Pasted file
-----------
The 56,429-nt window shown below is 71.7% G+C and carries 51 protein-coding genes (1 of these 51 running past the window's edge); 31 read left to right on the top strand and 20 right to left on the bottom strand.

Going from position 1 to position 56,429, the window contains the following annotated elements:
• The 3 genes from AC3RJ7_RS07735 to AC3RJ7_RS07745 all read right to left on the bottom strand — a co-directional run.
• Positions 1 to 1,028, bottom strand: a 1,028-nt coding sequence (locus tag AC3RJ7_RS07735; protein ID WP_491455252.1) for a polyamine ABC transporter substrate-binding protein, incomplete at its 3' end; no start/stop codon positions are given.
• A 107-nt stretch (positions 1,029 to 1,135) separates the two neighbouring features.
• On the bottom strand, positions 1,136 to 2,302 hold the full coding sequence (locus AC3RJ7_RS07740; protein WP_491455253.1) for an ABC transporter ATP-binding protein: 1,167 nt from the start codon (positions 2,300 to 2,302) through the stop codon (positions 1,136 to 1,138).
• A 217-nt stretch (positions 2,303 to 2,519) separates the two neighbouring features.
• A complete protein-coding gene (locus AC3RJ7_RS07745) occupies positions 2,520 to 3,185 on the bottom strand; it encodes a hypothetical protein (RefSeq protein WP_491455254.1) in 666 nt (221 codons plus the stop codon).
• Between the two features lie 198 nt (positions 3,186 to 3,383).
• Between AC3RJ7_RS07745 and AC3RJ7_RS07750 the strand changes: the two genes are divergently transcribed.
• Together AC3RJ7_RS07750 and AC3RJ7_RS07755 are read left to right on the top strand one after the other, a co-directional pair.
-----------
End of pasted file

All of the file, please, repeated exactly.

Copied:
The 56,429-nt window shown below is 71.7% G+C and carries 51 protein-coding genes (1 of these 51 running past the window's edge); 31 read left to right on the top strand and 20 right to left on the bottom strand.

Going from position 1 to position 56,429, the window contains the following annotated elements:
• The 3 genes from AC3RJ7_RS07735 to AC3RJ7_RS07745 all read right to left on the bottom strand — a co-directional run.
• Positions 1 to 1,028, bottom strand: a 1,028-nt coding sequence (locus tag AC3RJ7_RS07735; protein ID WP_491455252.1) for a polyamine ABC transporter substrate-binding protein, incomplete at its 3' end; no start/stop codon positions are given.
• A 107-nt stretch (positions 1,029 to 1,135) separates the two neighbouring features.
• On the bottom strand, positions 1,136 to 2,302 hold the full coding sequence (locus AC3RJ7_RS07740; protein WP_491455253.1) for an ABC transporter ATP-binding protein: 1,167 nt from the start codon (positions 2,300 to 2,302) through the stop codon (positions 1,136 to 1,138).
• A 217-nt stretch (positions 2,303 to 2,519) separates the two neighbouring features.
• A complete protein-coding gene (locus AC3RJ7_RS07745) occupies positions 2,520 to 3,185 on the bottom strand; it encodes a hypothetical protein (RefSeq protein WP_491455254.1) in 666 nt (221 codons plus the stop codon).
• Between the two features lie 198 nt (positions 3,186 to 3,383).
• Between AC3RJ7_RS07745 and AC3RJ7_RS07750 the strand changes: the two genes are divergently transcribed.
• Together AC3RJ7_RS07750 and AC3RJ7_RS07755 are read left to right on the top strand one after the other, a co-directional pair.